Currie House

Currie House0001
When he reached the age of 21 the young English emigre architect Wm. J. Carpenter apparently took Horace Greeley’s advice to heart.  Thinking his opportunities would be better in the “west” he left the family in Baltimore-next stop El Paso, Texas in 1887.  He honed his architectural  skills there by collaborating on the design of the Merick Building (National Register) and the Myer Opera House, and acted as manager of the latter after its completion.

Moving on to Spokane,  Washington in 1887 he found a frenzied building boom underway.  At the age of 25 he received his FIRST independent commission to design a Victorian residence for entrepreneur John A. Currie.  The landmark structure, still standing at 908 W. Frederick Avenue, was listed on the Spokane Register of Historic Places on November 17, 1999. The description from that application follows:

“The Currie House is an exceptional example of Queen Anne architecture and is one of the oldest homes in Spokane. Constructed in 1889, the home was designed by master architect William J. Carpenter and was built for mining entrepreneur and city councilman John A. Currie. As one of the earliest homes built in north Spokane, the home is a testament to the success of early development and settlement of the area. The two-and-one-half story home displays a combination of Queen Anne style elements including a steeply pitched roof with a large front facing dormer, exterior wall cladding and trim depicting various patterns, materials, and colors, vertical windows with transom lights, and a full-width front porch with decorative brackets. Over 100 years old, the Currie House retains both interior and exterior architectural integrity.”

DSCN1125

Interior & exterior of tower.

It was reported by Mike Prager, Crosstown Neighbors Nov. 8, 2001 that the history of the home was scheduled for the “If Walls Could Talk” show on Home & Garden Television of Nov. 12, 2001 , but I have not been able to recover it. Perhaps some reader will have more successful and give us a link to it.  Part of the announcement read:  After going through a series of owners and renovations the property was purchased by the J. Dailing family in 1997, when extensive restorations were commenced. Faded pink shingles were removed from the front turret and the original pattern of intricate fish scale shingles was uncovered. Original frescoes and friezes were uncovered inside, and restored. Pieces of old woodwork found in the basement were reinstalled wherever possible.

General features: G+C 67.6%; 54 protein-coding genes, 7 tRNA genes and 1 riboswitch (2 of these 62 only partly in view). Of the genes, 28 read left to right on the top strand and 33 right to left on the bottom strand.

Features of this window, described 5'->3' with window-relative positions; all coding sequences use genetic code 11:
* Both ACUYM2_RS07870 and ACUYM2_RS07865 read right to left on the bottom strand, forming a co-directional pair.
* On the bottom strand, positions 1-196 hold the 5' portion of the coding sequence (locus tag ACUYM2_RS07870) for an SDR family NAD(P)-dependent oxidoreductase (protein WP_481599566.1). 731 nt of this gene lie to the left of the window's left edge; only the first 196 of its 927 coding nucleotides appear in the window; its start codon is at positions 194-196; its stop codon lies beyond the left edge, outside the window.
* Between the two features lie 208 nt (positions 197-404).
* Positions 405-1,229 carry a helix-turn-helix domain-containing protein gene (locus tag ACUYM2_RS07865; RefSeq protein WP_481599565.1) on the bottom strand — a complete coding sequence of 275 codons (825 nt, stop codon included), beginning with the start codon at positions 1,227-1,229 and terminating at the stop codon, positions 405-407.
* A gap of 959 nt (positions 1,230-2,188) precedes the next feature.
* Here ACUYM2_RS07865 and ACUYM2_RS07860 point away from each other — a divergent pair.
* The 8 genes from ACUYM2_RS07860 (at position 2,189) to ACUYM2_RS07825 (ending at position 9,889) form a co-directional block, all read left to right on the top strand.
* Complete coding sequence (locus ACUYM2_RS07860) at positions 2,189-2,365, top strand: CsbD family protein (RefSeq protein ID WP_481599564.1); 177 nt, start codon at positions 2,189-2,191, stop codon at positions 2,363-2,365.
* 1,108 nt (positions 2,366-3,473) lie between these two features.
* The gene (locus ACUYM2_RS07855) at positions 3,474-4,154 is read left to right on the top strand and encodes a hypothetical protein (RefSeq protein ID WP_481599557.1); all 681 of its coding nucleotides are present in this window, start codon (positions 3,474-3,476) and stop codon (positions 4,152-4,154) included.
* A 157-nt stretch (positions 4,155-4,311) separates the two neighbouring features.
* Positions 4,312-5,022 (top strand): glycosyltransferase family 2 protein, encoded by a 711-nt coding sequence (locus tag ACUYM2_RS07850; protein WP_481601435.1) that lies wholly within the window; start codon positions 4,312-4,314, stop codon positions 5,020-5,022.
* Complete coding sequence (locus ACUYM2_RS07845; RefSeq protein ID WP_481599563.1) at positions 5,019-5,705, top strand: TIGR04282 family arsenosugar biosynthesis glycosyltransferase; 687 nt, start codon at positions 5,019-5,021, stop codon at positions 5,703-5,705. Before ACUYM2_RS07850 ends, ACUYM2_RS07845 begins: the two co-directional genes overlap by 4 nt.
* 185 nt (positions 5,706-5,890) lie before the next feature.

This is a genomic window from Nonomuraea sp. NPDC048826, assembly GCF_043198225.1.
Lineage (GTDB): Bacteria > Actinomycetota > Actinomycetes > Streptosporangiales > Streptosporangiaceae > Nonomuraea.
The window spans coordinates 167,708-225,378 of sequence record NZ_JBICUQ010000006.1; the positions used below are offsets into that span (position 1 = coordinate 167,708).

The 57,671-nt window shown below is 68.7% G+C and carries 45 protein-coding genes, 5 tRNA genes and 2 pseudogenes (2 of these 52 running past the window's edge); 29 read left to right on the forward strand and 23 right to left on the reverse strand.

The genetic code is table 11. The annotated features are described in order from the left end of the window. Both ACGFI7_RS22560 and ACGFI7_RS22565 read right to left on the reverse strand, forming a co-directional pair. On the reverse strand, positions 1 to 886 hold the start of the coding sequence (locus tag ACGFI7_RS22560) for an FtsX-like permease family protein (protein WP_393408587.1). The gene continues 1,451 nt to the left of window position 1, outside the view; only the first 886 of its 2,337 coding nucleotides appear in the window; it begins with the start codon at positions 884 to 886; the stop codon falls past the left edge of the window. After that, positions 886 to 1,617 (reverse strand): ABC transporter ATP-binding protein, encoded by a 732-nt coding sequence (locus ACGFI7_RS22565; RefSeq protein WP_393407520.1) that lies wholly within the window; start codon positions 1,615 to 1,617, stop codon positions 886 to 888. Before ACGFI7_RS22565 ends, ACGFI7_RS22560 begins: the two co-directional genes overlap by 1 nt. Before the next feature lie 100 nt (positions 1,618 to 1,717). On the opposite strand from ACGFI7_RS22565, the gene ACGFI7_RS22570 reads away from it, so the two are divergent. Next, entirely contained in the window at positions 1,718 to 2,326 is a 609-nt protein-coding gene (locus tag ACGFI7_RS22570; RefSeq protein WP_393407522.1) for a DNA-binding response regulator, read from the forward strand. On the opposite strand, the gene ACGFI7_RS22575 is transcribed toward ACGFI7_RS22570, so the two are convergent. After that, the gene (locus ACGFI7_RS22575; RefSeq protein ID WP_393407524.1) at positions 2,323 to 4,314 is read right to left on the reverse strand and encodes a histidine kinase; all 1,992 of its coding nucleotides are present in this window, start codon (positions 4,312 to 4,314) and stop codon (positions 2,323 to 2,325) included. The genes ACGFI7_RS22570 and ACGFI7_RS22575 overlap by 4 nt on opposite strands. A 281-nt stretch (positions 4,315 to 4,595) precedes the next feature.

A reader has raised the possibility that the Architect also painted the friezes and frescoes of the inteior, but we have not been able to make accreditation of this. We do note a similarity between two watercolor paintings of wildflowers in a family collection with the flowers depicted on the walls of the residence. Perhaps some other reader can provide us with more information about this similarity.

We have recently been advised of the sale of this property and of a planned restoration.  We wish the best to the new owners and ask that they keep us posted on their progress.

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  1. Hay Jack……the remodel of the house is currently underway. i have replaced every stitch of plumbing and electrical and new walls are going back up now. as i was tearing down walls i found some papers signed by your grandfather to purchase lumber for the lowenburg-roberts mansion down the road. the next step is to finish removing all the paint from the woodwork and refinish the softwood floors.
    we love this home and are so excited to live there. we have developed a facebook page to follow the remodel of Forest Home, i will post the link soon for all to follow the progress. your grandaddy was one heck of an architect, this is the most sound home ive ever worked on.

    Kris


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